In 1927, Charles Lindbergh electrified the world when he proved transoceanic flight was possible by piloting the Spirit of St. Louis from the U.S. to Europe. Of the millions who took note, two were among the most important theater artists of the day in Germany (or anywhere else, for that matter), Kurt Weill and Bertolt Brecht. Two years later, they began work on a cantata honoring Lindbergh’s epoch-making achievement. Music was also contributed by Paul Hindemith, and the original work was first performed in Baden-Baden in July 1929. But by then Weill had already decided to prepare his own setting of Brecht’s complete text, so he composed entirely new music for the portions Hindemith had written, and a new work was born.
Der Lindberghflug/Der Ozeanflug broke ground on at least two important fronts. Rather than recounting a mythological story or an event from ancient history, it took an up-to-the-minute, compelling story that had already changed the future and retold it by imagining Lindbergh himself in the cockpit battling the elements and his own equipment. Second, the work was composed to be broadcast over the fledgling medium of radio and marked one of the earliest efforts of a composer and playwright to use radio for their own ends.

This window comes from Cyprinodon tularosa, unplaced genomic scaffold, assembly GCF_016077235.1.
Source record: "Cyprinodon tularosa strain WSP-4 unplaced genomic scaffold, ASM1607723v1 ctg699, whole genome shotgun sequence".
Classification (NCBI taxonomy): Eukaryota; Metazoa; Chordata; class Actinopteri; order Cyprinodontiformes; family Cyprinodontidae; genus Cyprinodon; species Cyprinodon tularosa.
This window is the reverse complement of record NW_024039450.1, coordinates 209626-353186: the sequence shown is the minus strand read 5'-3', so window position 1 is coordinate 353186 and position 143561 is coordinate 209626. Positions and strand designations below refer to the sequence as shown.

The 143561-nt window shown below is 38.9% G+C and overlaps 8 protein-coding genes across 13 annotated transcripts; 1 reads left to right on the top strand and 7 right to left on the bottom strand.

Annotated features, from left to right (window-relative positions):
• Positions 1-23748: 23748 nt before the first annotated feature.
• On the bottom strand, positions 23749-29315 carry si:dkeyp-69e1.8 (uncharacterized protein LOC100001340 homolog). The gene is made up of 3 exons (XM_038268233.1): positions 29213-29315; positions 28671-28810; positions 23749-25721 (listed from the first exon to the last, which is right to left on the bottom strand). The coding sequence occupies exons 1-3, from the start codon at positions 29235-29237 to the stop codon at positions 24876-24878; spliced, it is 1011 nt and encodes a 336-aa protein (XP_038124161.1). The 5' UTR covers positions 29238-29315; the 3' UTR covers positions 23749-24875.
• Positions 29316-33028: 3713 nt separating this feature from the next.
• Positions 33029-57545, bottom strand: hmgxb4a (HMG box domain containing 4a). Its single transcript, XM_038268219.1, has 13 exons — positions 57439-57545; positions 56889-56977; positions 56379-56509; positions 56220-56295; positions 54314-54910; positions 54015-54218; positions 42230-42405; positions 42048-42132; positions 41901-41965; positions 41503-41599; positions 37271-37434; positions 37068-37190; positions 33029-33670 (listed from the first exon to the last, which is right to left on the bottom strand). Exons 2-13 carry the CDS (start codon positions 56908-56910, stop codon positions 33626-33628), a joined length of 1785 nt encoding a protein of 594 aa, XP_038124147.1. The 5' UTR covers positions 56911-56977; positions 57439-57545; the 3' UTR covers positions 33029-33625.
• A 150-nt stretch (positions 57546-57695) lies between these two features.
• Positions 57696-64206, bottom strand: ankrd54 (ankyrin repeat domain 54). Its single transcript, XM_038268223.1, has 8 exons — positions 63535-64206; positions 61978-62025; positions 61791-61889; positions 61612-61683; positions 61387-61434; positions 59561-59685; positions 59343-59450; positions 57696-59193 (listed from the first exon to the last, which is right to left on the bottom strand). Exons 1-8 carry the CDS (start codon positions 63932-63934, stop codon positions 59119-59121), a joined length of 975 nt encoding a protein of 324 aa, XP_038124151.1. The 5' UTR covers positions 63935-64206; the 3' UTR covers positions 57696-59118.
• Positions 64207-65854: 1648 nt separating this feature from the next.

To mark the ninetieth anniversary of Lindbergh’s flight, the St. Louis Symphony will open its season with a performance of the work, featuring tenor Clark Sturdevant singing Lindbergh, Jeffrey Heyl as baritone soloist, and radio host Charlie Brennan (The Charlie Brennan Show on KMOX) as the Narrator. Der Lindberghflug/Der Ozeanflug will be performed in English. Naturally, the radio cantata can be heard over the radio during the live broadcast of Saturday night’s program on KWMU (90.7 FM). Debussy’s La Mer and Dialogue de l’ombre double by Pierre Boulez are also on the program. On 7 September, Chorus Director Amy Kaiser will give a presentation on Der Lindberghflug/Der Ozeanflug at the Missouri History Museum.
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